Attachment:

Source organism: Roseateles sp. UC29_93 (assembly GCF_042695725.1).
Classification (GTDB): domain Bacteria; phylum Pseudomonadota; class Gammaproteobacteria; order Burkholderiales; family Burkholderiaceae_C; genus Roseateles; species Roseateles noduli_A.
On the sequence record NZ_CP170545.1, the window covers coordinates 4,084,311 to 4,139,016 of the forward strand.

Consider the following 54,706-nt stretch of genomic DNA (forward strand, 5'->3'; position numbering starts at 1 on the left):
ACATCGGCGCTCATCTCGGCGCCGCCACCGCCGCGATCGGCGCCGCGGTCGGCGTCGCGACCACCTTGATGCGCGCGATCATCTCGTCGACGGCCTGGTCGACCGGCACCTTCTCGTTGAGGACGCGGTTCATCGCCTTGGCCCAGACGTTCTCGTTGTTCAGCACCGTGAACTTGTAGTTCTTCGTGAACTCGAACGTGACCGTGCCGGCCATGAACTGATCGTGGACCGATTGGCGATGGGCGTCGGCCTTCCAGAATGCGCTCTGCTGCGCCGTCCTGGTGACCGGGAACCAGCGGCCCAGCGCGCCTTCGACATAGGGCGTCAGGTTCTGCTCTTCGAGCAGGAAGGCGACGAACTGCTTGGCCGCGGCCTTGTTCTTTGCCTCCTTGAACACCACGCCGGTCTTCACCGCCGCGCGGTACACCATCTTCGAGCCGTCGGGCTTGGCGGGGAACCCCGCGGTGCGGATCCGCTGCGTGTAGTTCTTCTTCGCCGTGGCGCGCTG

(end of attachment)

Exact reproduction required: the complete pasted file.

Source organism: Roseateles sp. UC29_93 (assembly GCF_042695725.1).
Classification (GTDB): domain Bacteria; phylum Pseudomonadota; class Gammaproteobacteria; order Burkholderiales; family Burkholderiaceae_C; genus Roseateles; species Roseateles noduli_A.
On the sequence record NZ_CP170545.1, the window covers coordinates 4,084,311 to 4,139,016 of the forward strand.

Consider the following 54,706-nt stretch of genomic DNA (forward strand, 5'->3'; position numbering starts at 1 on the left):
ACATCGGCGCTCATCTCGGCGCCGCCACCGCCGCGATCGGCGCCGCGGTCGGCGTCGCGACCACCTTGATGCGCGCGATCATCTCGTCGACGGCCTGGTCGACCGGCACCTTCTCGTTGAGGACGCGGTTCATCGCCTTGGCCCAGACGTTCTCGTTGTTCAGCACCGTGAACTTGTAGTTCTTCGTGAACTCGAACGTGACCGTGCCGGCCATGAACTGATCGTGGACCGATTGGCGATGGGCGTCGGCCTTCCAGAATGCGCTCTGCTGCGCCGTCCTGGTGACCGGGAACCAGCGGCCCAGCGCGCCTTCGACATAGGGCGTCAGGTTCTGCTCTTCGAGCAGGAAGGCGACGAACTGCTTGGCCGCGGCCTTGTTCTTTGCCTCCTTGAACACCACGCCGGTCTTCACCGCCGCGCGGTACACCATCTTCGAGCCGTCGGGCTTGGCGGGGAACCCCGCGGTGCGGATCCGCTGCGTGTAGTTCTTCTTCGCCGTGGCGCGCTG